‘Scream’ is Still Nailing the Horror Zeitgeist

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Scream 2022 (CREDIT: Paramount Pictures)

Starring: Melissa Barrera, Jenna Ortega, Jack Quaid, Mikey Madison, Mason Gooding, Dylan Minnette, Neve Campbell, Courteney Cox, David Arquette, Marley Shelton, Jasmin Savoy Brown, Kyle Gallner, Sonia Ben Ammar, Roger L. Jackson

Directors: Matt Bettinelli-Olpin and Tyler Gillett

Running Time: 114 Minutes

Rating: R for A Lot of Blood, and a Few Chats About Getting It On

Release Date: January 14, 2022 (Theaters)

The latest Scream movie is the fifth in the slasher series, but it’s not called “Scream 5.” Instead, it’s just called “Scream,” exactly like the very first entry. This is the latest example of an annoying trend in which sequels that also work as reboots to long-running franchises have the exact same title as the original, with 2018’s Halloween perhaps the most notorious example. I had convinced myself not to talk about the title in my review, figuring that it would be more interesting to focus on the content of the actual movie. But then I watched the movie, and it turned out that there’s a very good reason for that recycled title. Because this time around, the Woodsboro stabbing crew is aiming its knife at those franchise “requels” and all the other cinema that inspires a certain breed of toxic fandom.

More than 25 years after the first killing spree, you could be forgiven for wondering how there still could possibly be anyone connected to Sidney Prescott (Neve Campbell) with enough bloodlust to justify another sequel. The answer is that this time around, the motivation is less logical, and therefore more brutal and disturbing. You know the sorts of people who complain about how the likes of latter-day Star Wars and female-led Ghostbusters have destroyed their childhoods? What if they were so upset that they resorted to murder to set things right? That’s a premise that could conceivably stand on its own as an original horror flick, but it feels all too appropriate that instead it has commandeered one of the most beloved scary movie franchises of all time.

In some ways, this latest Scream is like an original effort, insofar as it focuses on the new faces ahead of the legacy characters much more so than any of the other adventures of Woodsboro. But of course, it’s still very much a part of the franchise insomuch as it follows the formula of a killer (or killers) lurking within a friend group of horny young people while terrorizing them with creepy phone calls. (Roger L. Jackson returns once again as the voice of Ghostface, and his deep cadence sounds a lot like the deep, steady tones of original Scream director Wes Craven, to the point that I wondered if Craven had before his 2015 passing recorded some dialogue to be used later.) Don’t worry too much about staleness, though, as there are some zigs when you expect zags, as characters either don’t know – or don’t care – about the rules that supposedly determine who dies and how in a horror movie. Co-directors Matt Bettinelli-Olpin and Tyler Gillett have a knack for keeping audiences on their toes like this, which they demonstrated amply in their 2019 bloodbath Ready or Not.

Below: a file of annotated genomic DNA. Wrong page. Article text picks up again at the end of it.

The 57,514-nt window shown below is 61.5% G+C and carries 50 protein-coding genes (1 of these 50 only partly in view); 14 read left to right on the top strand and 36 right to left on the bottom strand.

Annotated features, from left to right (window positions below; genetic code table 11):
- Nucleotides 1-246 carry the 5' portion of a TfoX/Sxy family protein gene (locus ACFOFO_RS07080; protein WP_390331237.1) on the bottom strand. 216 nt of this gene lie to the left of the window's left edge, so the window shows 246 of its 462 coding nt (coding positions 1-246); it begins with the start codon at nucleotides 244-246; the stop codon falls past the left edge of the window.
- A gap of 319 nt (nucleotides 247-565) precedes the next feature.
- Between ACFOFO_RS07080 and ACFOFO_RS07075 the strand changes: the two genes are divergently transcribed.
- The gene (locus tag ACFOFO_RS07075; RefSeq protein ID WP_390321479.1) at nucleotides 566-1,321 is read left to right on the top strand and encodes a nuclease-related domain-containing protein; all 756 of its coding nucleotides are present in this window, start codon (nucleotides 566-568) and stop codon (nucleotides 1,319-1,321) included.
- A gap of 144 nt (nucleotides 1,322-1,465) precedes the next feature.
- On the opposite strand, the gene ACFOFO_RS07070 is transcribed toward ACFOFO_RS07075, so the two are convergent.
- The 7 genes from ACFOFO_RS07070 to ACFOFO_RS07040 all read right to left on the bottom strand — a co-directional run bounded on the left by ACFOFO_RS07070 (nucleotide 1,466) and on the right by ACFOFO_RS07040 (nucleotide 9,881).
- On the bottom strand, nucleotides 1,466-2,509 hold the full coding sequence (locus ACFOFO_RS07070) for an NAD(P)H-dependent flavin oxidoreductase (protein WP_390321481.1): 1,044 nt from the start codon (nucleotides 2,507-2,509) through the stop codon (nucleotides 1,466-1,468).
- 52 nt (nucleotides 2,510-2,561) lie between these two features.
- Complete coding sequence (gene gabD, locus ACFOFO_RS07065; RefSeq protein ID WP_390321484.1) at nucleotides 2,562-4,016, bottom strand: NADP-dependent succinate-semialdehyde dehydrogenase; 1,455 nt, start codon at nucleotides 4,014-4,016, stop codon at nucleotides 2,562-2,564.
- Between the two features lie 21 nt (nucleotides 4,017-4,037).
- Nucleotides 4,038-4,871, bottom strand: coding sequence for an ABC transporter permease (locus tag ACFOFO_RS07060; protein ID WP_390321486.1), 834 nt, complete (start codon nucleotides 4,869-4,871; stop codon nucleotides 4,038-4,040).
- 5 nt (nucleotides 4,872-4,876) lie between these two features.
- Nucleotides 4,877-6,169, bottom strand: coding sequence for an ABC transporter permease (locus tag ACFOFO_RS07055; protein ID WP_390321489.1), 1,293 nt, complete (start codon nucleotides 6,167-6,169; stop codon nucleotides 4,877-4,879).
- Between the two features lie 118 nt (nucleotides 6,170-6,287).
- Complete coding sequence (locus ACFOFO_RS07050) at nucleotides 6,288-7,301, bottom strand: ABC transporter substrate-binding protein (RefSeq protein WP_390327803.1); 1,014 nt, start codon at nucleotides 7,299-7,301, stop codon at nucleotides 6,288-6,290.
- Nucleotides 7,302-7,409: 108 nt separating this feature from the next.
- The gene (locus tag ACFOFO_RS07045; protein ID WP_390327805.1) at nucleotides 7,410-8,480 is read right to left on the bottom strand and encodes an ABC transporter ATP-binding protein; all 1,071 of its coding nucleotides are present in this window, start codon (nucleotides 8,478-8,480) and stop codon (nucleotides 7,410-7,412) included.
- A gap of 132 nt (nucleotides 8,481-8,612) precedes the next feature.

At times, the acting may skew a little more melodramatic than is advisable, but overall, Scream remains as remarkably fun and fresh as it’s ever been. Where originally there were conversations about how blade-wielders patiently stalk their victims, now we have discussions about how the newest generation of horror tastemakers are enthralled by “elevated horror” like The Babadook and Hereditary, and how long-in-the-tooth franchises need to find that sweet spot of “not too different, not too repetitive” to succeed. Scream 2022 finds that sweet spot, and goes in for the kill.

Scream (2022) is Recommended If You Like: Defending all the Scream sequels, Ready or Not, You’re Next, Talking with your fellow movie -obsessed friends, Film Twitter, Listening to and/or hosting movie podcasts

Grade: 4 out of 5 Requels

Organ Harvesting in a Hospital Makes for a Black Comedy Caper in ’12 Hour Shift’

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12 Hour Shift (CREDIT: Matt Glass/Magnet Releasing)

Starring: Angela Bettis, Chloe Farnworth, Nikea Gamby-Turner, Kit Williamson, David Arquette, Mick Foley

Director: Brea Grant

Running Time: 86 Minutes

Rating: Unrated (with Some R-Level Gore and Profanity, and a Few Bits of Nudity)

Release Date: October 2, 2020 (Theaters and On Demand)